With Valentine’s Day approaching, love talk is done to death… but bear with me. The Secret Loves of Geek Girls may be about love but its a refreshing and comforting take on the topic.
The Secret Loves of Geek Girls is an anthology about love, edited by Hope Nicholson. With a foreword by Kelly Sue DeConnick and comics by Margaret Atwood there are a lot of literary heavy hitters within these 279 pages of stories and illustration. I related to some parts of this book more than other (I don’t know anything about fan-fiction, for instance). And I think that will be the case for most geek girls who pick this book up. It’s relatability is a result of diversity:
- diversity in geekiness: literature, video games, fan-fiction, comics, movies, etc.
- diversity in style: from writing to comics to a combination of the two.
- diversity in people: mainly in regards to sexuality, and at times age/race.
Each of these stories presents honest vulnerability that allows the reader to be comforted and entertained all at once. But most of all this book gave me perspective. And served to normalized my romantic life in unexpected ways. Gita Jackson’s “URL > IRL” was a mirror into my own romantic desires: to be loved for my entire self, diverse interests and all. The frustrations she voices here are all too relatable:
“Whenever I talk about my interests people are usually only into half the things I’m really about. People in the comic book store don’t want to hear about artist run galleries or basement shows. People at those basements shows politely let me run my mouth when I get on a tangent about video games. And that’s fine. That’s how people are. The last guy I dated (briefly) really wanted to hear my stance on workers’ rights and racism but fell asleep halfway through an episode of Steven Universe. In whatever relationship I get into, i have to keep some parts of myself tucked away.”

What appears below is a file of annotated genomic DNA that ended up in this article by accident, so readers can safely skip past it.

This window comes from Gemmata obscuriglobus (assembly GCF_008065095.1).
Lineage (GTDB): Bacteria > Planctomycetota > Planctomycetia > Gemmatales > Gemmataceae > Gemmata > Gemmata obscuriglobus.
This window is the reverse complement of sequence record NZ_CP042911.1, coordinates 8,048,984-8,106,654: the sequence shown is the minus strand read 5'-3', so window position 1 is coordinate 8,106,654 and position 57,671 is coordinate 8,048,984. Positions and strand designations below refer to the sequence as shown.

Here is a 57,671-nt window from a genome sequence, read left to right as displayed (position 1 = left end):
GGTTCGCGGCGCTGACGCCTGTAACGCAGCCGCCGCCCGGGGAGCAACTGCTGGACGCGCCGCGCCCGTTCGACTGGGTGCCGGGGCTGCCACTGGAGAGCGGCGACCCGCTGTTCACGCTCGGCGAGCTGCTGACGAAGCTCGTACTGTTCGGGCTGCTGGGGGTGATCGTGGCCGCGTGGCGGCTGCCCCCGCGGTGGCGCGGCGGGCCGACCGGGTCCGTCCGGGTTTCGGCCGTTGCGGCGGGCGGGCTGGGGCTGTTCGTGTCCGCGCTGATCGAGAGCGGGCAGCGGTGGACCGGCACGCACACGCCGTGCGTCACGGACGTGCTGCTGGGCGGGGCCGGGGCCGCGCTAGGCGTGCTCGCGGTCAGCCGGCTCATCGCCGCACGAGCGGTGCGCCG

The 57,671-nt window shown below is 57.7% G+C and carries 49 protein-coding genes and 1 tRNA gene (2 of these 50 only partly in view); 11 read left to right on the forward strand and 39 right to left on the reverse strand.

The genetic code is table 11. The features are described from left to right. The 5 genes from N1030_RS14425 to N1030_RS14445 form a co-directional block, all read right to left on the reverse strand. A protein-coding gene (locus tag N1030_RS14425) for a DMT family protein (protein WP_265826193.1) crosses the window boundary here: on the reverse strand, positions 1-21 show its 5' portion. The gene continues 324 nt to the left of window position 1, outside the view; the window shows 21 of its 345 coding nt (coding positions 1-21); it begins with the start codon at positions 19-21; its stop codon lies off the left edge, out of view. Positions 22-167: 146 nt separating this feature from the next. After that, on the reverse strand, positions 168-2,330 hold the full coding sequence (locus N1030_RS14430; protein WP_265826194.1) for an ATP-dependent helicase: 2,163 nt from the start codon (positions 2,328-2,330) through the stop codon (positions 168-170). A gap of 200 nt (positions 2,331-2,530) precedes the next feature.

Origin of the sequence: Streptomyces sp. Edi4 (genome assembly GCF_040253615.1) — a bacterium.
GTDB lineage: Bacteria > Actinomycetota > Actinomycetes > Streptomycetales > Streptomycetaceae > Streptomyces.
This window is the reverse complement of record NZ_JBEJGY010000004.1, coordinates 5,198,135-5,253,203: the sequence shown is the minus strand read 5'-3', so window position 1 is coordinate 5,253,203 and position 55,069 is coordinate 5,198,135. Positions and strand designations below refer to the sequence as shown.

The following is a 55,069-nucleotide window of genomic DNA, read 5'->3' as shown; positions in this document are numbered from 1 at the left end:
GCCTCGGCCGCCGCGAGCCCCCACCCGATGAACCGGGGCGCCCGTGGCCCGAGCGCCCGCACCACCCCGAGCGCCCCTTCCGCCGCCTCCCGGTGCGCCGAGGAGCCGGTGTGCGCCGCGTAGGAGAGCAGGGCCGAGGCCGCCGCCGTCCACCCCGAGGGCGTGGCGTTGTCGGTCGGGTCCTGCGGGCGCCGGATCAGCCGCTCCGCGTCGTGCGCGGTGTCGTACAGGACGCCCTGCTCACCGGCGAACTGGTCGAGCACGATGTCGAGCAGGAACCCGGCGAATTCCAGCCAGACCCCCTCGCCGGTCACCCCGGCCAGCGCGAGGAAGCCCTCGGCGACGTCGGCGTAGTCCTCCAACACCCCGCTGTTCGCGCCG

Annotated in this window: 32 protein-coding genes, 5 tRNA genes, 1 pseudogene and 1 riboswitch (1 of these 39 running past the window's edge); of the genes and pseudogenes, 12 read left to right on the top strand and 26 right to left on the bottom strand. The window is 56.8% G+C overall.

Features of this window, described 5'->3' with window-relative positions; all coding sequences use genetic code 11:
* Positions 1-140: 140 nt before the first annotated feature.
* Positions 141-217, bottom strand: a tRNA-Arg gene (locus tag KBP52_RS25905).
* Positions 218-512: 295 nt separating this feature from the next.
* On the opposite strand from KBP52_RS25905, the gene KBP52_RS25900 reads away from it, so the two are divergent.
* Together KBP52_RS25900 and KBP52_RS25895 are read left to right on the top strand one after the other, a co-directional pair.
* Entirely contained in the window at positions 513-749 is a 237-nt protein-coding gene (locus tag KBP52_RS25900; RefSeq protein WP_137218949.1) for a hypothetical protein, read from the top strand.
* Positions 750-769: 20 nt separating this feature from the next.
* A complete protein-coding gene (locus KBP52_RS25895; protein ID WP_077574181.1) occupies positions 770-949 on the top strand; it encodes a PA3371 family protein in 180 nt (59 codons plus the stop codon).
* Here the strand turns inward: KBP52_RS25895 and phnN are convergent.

This personal connection happened with several stories in this book. I read Erin Cossar’s “Anne Of Linux Pine” and was reminded of my own weird “non-relationship” relationships. I read “Read: 1:19 a.m” by Jen Aprahamian and laughed at my own neuroticism over text messages over why he isn’t texting back:
The Secret Loves of Geek Girls reminded me that love is more than getting alone well (“There’s nothing wrong, it must be love”), that relationships aren’t just based on liking the same things (Lungerella), and that dating is a mess online and in real life (multiple stories in this book).
But most of all, I love that this book’s exploration of love is more than just romantic/sexual relationships. It’s also a love of fictional characters, work, life, friends, and oneself. If you’re a geek girl who enjoys some good nonfiction this is an must read. Awkward, funny, and heartwarming, The Secret Loves of Geek Girls is sure to have a story you swear you wrote yourself.